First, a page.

Before mercury, my blood used to fill thermometers.

Wednesday, January 18, 2012

Sparkling, natural.

1. Anobium's website has blossomed into something pristine and Audrey II-esque. It now features reviews, editorials, interviews, et al, and my enfeebled praise of Laynie Browne's Roseate, Points of Gold is alive there now! I had the most beautiful, slow, undulant time with this book. On its own it is excellent, but I recommend reading it in the blue hour. For a while I was waking up and getting into the city outrageously early per a murderous commute because I had to make sure I was in the city for when I needed to be, which was not quite at dawn, and so I read this and listened to jazz in what became a nightclub in the evening but was the only place I could find that opened for breakfast. I am glad to have had that time, and even more glad to have lately discovered a real breakfast spot, Little Amps. I need to know if they will take coffee across the river. I need to know.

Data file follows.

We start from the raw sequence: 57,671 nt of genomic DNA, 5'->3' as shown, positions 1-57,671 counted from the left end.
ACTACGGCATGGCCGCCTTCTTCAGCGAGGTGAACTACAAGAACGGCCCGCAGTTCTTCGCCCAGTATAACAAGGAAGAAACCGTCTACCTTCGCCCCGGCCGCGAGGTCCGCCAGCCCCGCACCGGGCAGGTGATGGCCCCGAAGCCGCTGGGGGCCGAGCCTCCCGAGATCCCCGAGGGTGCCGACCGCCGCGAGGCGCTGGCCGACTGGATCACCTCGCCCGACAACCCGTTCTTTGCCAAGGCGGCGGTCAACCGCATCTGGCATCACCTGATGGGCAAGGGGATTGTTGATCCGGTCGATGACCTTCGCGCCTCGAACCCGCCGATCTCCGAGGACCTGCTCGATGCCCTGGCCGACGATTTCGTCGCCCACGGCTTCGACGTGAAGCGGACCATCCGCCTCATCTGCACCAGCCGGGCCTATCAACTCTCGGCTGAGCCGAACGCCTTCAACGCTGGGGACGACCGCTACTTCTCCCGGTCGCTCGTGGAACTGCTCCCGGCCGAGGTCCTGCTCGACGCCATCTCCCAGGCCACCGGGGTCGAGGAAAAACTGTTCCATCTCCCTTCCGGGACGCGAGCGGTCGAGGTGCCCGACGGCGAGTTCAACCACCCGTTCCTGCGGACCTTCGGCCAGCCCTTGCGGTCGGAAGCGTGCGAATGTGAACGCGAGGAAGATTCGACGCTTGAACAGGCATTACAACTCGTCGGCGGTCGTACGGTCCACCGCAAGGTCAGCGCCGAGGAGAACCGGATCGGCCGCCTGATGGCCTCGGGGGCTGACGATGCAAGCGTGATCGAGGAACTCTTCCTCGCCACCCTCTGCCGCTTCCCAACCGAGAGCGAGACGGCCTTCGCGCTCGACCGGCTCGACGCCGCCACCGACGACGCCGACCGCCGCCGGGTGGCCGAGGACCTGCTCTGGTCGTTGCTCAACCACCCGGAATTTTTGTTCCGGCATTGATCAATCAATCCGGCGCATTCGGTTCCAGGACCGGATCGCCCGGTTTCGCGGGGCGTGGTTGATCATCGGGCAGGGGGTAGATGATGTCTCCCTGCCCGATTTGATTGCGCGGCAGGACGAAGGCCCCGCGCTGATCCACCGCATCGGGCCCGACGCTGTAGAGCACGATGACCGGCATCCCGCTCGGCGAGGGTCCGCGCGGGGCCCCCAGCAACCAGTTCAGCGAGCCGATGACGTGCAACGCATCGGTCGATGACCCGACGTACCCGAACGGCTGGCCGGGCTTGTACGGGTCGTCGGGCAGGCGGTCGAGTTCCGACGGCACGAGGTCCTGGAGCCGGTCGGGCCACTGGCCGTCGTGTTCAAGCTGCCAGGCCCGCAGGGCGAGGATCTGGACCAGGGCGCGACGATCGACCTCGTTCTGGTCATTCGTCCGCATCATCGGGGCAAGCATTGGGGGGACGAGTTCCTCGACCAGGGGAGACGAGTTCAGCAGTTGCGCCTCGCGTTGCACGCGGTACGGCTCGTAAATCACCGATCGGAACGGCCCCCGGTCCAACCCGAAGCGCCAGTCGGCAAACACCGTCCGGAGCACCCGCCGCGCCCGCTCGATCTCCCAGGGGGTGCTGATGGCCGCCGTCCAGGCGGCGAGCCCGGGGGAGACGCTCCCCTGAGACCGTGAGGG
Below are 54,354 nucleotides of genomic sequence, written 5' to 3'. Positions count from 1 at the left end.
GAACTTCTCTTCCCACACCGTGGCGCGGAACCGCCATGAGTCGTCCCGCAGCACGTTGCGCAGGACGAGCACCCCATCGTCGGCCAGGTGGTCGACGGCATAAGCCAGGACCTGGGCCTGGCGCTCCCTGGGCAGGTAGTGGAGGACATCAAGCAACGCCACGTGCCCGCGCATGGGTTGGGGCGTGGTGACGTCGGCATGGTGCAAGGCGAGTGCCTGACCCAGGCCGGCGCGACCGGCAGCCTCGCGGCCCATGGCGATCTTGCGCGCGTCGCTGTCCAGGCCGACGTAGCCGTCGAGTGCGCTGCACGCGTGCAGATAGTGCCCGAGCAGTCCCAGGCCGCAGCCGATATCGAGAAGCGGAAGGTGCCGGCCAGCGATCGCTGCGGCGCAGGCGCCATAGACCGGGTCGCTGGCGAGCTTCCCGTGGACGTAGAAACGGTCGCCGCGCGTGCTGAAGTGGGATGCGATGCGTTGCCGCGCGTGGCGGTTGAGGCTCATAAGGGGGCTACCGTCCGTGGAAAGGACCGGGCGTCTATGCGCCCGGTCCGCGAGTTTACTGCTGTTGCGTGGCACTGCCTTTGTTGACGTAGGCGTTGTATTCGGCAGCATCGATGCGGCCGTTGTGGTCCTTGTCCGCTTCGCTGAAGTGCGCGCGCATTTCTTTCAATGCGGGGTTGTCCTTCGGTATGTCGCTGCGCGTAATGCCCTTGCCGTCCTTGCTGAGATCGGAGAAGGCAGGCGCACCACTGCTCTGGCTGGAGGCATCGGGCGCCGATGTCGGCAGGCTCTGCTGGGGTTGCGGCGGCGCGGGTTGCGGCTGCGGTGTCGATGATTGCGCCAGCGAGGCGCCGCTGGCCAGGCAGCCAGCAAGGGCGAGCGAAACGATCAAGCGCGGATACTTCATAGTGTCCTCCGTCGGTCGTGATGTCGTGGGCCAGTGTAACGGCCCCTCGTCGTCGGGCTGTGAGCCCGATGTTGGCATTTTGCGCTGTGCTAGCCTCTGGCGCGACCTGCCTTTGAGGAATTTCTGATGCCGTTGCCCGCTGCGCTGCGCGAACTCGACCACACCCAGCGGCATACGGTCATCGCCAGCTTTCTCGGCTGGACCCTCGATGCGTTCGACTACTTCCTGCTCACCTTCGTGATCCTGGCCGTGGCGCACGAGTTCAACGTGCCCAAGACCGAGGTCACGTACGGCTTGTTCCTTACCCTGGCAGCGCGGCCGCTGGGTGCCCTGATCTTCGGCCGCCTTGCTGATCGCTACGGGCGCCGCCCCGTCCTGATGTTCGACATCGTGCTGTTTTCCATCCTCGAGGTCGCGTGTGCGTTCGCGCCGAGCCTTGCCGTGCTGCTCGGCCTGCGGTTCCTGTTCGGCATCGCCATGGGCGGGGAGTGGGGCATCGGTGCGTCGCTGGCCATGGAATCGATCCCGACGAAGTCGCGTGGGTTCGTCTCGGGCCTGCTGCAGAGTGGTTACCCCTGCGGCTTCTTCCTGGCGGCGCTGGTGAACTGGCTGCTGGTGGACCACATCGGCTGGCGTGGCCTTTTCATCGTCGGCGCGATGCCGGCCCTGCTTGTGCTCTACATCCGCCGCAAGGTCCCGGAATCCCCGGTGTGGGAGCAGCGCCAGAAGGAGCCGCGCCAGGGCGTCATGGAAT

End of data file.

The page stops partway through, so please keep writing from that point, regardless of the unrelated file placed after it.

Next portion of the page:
2. The interview I conducted with Eric Papenfuse, owner of the Midtown Scholar and editor/publisher of the Midtown Scholar Press, is strutting its stuff right here. I am so proud. The article has gotten so much positive attention all ready. We met up and the interview was so lovely and the book sounded SO ASTOUNDING - the book being City Contented, City Discontented by Paul Beers, the Midtown Scholar Press' first title - that even though I had every intention of reading it anyway, I decided absolutely to read it and conflate the article with my review of the book. And the book turned out to be even more beautiful than I anticipated, and so I felt obligated to finish it so I could really deliver some Quality Thoughts. My hopes for this are not too high - I only hope I stirred up more of a fervor for the store and the press and the book.

Also, If you're a person that hates beautiful things and don't want to visit the Scholar for a copy, you can buy it from the Wegmans in Mechanicsburg.


Laura Beth Davis wrote a feature on the ModCloth blog called "Busy Bibliophile? Try a Poetry Chapbook!" focused on the glorious, glorious efforts of Dancing Girl Press, Birds of Lace Press and Blood Pudding Press!!! Exclamation! Points! For! All! There are few finer enterprise-runners than Kristy Bowen, Gina Abelkop and Juliet Cook and their wares deserve such a spotlight. I love to see books de-sconced from lists and libraries and contextualized by the world. Everybody should have a heap of chapbooks on them all the time. That would be among my campaign promises - chapbooks for every man, woman and child, and a garage to accommodate them all.

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